by Myrna Velasco, 08 March 2015
from Manila Bulletin
The initial 200-megawatt (MW) capacity of the planned three phased liquefied natural gas (LNG) power facility in Pagbilao, Quezon of Australia-headquartered Energy World Corporation (EWC) may finally come on stream around June to July this year.
The company is investing $800 million for both the first unit of its 650-MW power facility and the LNG terminal which will have handling capacity of 130,000 cubic meters.
In an interview with reporters, EWC chairman and chief executive officer Stewart W.G. Elliott said the LNG terminal can store fuel for up to 3,000MW of power capacity; and a second unit of the same capacity will likely be developed to cater primarily to the needs of the Philippine market for gas.
The electricity to be generated from the first unit of the Pagbilao LNG plant has been packaged as a “pure merchant” venture – with the developer taking trading risk in the Wholesale Electricity Spot Market.
“The government would want us to go merchant… we’re following the government – the Department of Energy – because they want to bring in LNG which we did and we’re doing. And they want us to go merchant which we’re doing,” Elliott said.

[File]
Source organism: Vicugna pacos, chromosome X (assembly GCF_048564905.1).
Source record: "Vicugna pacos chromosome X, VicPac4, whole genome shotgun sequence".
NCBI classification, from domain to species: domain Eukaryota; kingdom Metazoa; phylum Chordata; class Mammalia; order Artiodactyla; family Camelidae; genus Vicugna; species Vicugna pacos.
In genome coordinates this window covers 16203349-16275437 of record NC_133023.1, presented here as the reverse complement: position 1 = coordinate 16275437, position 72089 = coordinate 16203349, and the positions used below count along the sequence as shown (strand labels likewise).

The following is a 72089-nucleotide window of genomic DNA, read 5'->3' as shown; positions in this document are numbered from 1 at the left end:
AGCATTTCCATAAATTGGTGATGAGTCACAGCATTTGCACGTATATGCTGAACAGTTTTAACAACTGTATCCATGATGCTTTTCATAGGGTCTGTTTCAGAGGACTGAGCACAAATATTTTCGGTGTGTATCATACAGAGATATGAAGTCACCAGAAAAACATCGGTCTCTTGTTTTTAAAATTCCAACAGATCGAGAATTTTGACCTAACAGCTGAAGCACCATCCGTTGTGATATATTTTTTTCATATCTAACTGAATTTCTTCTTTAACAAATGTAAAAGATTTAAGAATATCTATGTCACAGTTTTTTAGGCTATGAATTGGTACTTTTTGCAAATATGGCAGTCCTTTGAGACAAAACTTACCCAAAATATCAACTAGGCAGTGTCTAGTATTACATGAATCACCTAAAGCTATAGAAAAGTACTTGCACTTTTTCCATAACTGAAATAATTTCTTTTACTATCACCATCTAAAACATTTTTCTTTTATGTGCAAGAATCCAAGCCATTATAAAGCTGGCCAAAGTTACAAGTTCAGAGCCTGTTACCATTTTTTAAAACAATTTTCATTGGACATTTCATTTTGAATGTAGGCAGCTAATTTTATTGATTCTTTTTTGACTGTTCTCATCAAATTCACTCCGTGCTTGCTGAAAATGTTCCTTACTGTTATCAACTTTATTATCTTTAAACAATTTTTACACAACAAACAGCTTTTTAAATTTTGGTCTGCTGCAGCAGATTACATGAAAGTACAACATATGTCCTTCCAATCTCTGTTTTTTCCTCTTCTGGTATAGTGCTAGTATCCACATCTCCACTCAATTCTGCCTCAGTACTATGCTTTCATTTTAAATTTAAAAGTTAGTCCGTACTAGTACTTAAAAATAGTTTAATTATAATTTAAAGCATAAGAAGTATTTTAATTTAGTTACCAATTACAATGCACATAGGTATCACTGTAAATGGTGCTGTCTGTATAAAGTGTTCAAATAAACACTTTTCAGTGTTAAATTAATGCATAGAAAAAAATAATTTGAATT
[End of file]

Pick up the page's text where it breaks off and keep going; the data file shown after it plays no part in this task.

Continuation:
For its gas supply at the facility, he said that they will be sourcing both from Indonesia and spot markets. He has not categorically answered though if the Indonesian government’s ban on export of gas can be legally resolved in their case.
“We have gas in Indonesia, but we also have a spot market now, it’s so cheap that we can be cheaper than coal with LNG,” he stressed.
The rate comparison is something that even other LNG developers have been weighing at this point though, because the prevailing opinion is that gas would still be more expensive than coal.
Elliott similarly averred that the project was never delayed, because it was just always the Philippine government that has been asking them to advance the project’s implementation.
“We got asked by the Department of Energy – Secretary (Carlos Jericho) Petilla: could we accelerate? And now Congressman (Reynaldo) Umali is also telling us: Can you accelerate? But every time I’ll say we will try, they say: You’re delayed, you’re delayed… so if we have 10 years, then we are early. We’re just trying to be helpful and then we get criticized,” he lamented.
The EWC executive said the company was under no contractual obligation to finish its project on a specified timeline, despite several media reports quoting energy officials then that its Pagbilao plant capacity has been anticipated to become part of this summer’s electricity supply solutions.
“We don’t have contractual commitment for a specific timeframe. There are people who quite frankly don’t want this terminal become successful because there’s a lot of vested interests, so they all tell you the story,” he stressed.
He further dared the media to visit their project site to assess the tangible developments in their construction activities. “You are all invited to the site and see it and touch it,” he said.